Belles Against Violence Office promotes safe environment at College
One in four female college students experience sexual assault on a college campus. This statistic is what has inspired some members of the Belles Against Violence Office (BAVO) to take action against sexual assault, dating abuse and stalking.
The group strives to create a culture of acceptance by showing the impact an active bystander can have on a situation, sophomore Courtney Driscoll, Student Advisory Committee member and Green Dot Committee co-chair, said.
“BAVO is the voice that stands for students who are maybe unable to speak, and it creates a safer space for students to feel more welcome and included,” Driscoll said. “It cultivates a culture just free of violence, which is really important — especially being an all-women’s campus.”
BAVO is constantly evolving it’s resources and programs so that it can continue to reach out to the diverse needs of the ever-growing campus, BAVO director Connie Adams said in an email. At its core, Adams said, BAVO’s mission is about constant support.
“Last year, the BAVO Student Advisory Committee began to focus on reinforcing that we are also Belles for … things like healing, support, strength, courage,” Adams said. “Unfortunately, power-based personal violence (PBPV) impacts individuals regardless of their identities, but we know some individuals/groups are at a higher risk or have unique challenges. We are having conversations about additional barriers to reporting for individuals who are of color or are a part of the LGBTQIA community.”
This year BAVO is hosting new events to help spread awareness to the Saint Mary’s, Notre Dame and Holy Cross communities in an engaging way, senior Abbie Spica said, one specific event being an information session on the importance of Title IX. Title IX is a federal law that prohibits gender-based discrimination in any federally-funded education program or activity.
“[The] Title IX event is open to all ND, HC and SMC students,” she said. “It’s important for all to attend. This is the first time we are going to be talking about Title IX beyond the scope of sexual assault. This year we are also working on some new collaborations with Feminists United and [the] Student Diversity Board, to name a few.”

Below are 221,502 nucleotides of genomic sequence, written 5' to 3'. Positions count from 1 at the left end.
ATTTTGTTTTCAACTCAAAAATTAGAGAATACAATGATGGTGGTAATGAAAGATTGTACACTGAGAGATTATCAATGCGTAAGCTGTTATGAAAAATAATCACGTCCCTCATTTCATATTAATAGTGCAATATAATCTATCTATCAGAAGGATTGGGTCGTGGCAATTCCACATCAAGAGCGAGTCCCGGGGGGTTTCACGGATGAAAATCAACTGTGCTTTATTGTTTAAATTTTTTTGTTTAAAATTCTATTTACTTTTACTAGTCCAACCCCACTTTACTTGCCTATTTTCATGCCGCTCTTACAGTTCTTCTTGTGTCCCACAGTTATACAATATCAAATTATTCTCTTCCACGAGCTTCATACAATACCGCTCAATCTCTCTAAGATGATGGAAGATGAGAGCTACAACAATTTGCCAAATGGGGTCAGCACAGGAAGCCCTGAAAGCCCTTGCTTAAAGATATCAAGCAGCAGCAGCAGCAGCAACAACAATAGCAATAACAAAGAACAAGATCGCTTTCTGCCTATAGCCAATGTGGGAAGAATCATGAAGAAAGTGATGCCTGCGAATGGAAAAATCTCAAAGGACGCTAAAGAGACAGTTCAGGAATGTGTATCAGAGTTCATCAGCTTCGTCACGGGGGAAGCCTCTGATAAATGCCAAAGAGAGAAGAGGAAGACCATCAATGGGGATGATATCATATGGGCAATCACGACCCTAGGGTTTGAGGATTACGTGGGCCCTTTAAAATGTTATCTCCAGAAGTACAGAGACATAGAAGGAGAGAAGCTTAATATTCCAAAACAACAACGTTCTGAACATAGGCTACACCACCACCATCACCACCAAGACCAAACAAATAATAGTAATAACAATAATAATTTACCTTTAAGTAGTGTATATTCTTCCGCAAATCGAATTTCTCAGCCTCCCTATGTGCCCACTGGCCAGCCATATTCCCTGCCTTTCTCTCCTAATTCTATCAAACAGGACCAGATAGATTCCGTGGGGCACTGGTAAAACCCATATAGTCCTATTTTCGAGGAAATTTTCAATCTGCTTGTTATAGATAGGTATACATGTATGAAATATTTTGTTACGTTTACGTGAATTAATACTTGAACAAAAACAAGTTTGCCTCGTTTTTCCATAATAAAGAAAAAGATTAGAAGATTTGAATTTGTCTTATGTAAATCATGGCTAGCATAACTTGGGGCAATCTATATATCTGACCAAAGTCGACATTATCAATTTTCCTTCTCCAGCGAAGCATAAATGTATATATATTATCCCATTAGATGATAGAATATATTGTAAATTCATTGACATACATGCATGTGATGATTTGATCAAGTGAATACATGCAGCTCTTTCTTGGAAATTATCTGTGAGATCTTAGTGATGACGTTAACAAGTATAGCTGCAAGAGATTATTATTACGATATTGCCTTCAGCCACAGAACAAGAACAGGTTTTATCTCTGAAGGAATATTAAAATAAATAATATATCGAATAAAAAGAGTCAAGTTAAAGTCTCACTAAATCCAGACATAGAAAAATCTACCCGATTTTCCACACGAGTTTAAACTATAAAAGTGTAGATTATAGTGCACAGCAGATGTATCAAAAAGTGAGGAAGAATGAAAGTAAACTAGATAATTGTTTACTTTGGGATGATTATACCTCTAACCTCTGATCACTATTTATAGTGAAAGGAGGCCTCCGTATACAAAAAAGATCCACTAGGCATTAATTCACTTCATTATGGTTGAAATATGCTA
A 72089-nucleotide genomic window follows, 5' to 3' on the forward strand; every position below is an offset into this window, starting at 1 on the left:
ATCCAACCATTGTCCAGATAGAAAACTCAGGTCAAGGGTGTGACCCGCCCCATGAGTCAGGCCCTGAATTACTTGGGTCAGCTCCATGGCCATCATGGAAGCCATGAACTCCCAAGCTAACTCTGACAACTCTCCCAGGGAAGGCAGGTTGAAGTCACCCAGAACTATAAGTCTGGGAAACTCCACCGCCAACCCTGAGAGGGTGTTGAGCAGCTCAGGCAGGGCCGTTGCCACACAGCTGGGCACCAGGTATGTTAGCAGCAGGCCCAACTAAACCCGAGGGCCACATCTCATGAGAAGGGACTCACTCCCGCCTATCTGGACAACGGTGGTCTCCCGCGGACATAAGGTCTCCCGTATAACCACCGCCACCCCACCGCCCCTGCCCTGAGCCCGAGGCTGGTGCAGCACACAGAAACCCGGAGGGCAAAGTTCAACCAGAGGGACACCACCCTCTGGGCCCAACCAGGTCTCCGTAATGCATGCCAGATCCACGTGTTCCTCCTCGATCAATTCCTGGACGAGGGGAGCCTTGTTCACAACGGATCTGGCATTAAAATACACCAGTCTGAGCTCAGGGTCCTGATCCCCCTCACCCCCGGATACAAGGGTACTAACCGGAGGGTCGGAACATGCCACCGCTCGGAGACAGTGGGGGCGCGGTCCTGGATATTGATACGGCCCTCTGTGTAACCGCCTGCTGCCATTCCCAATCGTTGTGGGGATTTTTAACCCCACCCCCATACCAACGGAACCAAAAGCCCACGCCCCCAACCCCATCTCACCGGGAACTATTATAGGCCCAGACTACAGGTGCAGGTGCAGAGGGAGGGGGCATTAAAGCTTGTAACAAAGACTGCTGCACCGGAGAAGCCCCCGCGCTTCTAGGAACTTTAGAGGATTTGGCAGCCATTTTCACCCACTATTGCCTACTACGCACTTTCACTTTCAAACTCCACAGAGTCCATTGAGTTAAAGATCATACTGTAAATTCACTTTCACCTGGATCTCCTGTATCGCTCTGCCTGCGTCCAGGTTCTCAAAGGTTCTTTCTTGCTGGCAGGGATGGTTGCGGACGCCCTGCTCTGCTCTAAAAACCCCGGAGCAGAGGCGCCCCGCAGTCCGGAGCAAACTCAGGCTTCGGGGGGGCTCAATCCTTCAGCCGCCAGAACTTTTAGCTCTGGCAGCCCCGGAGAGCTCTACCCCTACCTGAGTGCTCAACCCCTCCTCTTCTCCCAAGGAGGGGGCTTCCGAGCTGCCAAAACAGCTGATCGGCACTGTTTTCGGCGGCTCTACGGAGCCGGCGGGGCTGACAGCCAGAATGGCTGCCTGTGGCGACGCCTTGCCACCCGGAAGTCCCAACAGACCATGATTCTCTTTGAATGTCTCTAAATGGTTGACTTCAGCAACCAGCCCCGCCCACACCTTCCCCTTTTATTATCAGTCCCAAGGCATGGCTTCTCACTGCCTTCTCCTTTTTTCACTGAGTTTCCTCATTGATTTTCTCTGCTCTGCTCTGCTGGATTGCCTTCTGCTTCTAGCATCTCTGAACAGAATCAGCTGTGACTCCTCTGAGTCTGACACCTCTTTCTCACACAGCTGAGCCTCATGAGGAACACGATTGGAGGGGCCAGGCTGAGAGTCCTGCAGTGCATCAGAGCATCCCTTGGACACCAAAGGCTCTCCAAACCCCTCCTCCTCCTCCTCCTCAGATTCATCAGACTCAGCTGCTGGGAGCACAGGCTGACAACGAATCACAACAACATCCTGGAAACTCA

BAVO not only has a large impact on campus communities, but also on the world at large, Spica said.
“It’s our responsibility to make sure we are taking care of our human community, and if we can do it on this campus in a fun and engaging way to raise awareness, then that’s a good way for us to accomplish our ultimate goal of ending violence,” Spica said.
Adams also believes that in order to end to violence, there needs to be a change in the mentality of society.
“What we need is a culture change,” she said. “A culture where we aren’t afraid to talk about these issues, where we commit to demonstrate how violence is not one of our community values, where we recognize that we do play a role, even if we choose to do nothing. There is no such thing as neutrality. Either we act, or we don’t. If we don’t take collective and individual responsibility for our community, who will?”
The desire to stand up for others in order to end violence is what has led many students, like Driscoll, to joining BAVO and getting involved with the various programs it promotes. Driscoll said this club was the best way for her to stand up for what she believes in.
“I always knew that I wanted to stand up for things and be a leader, and I knew that I could do it through this,” she said. “I saw a chance to be a voice for people who were maybe too timid or afraid. I knew I had a voice, and that I needed to use my voice to help other people and my campus. I think the more people that get involved with BAVO will find that it draws you in and makes you want to be a voice, too.”